Her sexual history is wholly unremarkable for someone of her age. She's had a four “serious” boyfriends and slept with some other people in between or during them. She takes an hour to tell us about this.

There is the alternative that none of this is specifically true (or at least it is based on nothing more than the entirely predictable relationships and break-ups that a vast majority of people have in their twenties). Which would beg the question: why go to these lengths to make up and talk about something so utterly, utterly trite?

Except that these banalities are the peg from which she hangs the puzzling “performance art” dimension of the show. This is the element which could qualify the piece as “character comedy” – a kind of mini-narrative satirising this “artist” who creates these “performances” to mark “significant” emotional episodes in her life (“I call this the dance of the lost baby” – Really. I shit you not. And the “dance” itself is terrible. Unwatchably terrible. And not even in a “it would be funny if a “performance artist” *said* that” kind of car-crash, comedy-of-cruelty sort of a way. Instead, it’s just terrible.)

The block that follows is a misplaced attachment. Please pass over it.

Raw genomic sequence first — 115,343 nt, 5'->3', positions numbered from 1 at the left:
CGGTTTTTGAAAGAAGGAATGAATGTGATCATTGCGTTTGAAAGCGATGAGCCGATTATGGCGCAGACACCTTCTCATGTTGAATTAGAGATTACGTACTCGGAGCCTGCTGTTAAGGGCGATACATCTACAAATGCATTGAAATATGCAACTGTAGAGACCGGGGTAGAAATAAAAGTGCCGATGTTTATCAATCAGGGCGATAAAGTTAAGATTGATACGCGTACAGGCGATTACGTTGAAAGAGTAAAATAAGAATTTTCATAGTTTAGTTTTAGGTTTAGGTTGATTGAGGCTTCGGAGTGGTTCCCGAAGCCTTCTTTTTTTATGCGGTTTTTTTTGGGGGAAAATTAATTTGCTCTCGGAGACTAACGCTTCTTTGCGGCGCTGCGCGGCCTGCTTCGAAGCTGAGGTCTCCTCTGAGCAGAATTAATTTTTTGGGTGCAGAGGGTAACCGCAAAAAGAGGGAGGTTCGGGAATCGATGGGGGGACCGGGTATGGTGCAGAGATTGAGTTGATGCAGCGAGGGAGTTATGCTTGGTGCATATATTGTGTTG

The show’s one real achievement is that it achieves a kind of anti-catharsis. Instead of cheering you up, making you laugh, moving you, or reminding you of the astonishing feats of talent, imagination, generosity and nobility of which the human animal is capable, this show really does make you feel the sheer pointlessness of it all. More than Kafka, more than Camus, more than Beckett, "Bryony Kimmings" is the “artist” who most makes you feel the grinding, grating, relentless banality of human existence.

Even all this might be excusable if there were a scintilla of wit. There isn’t.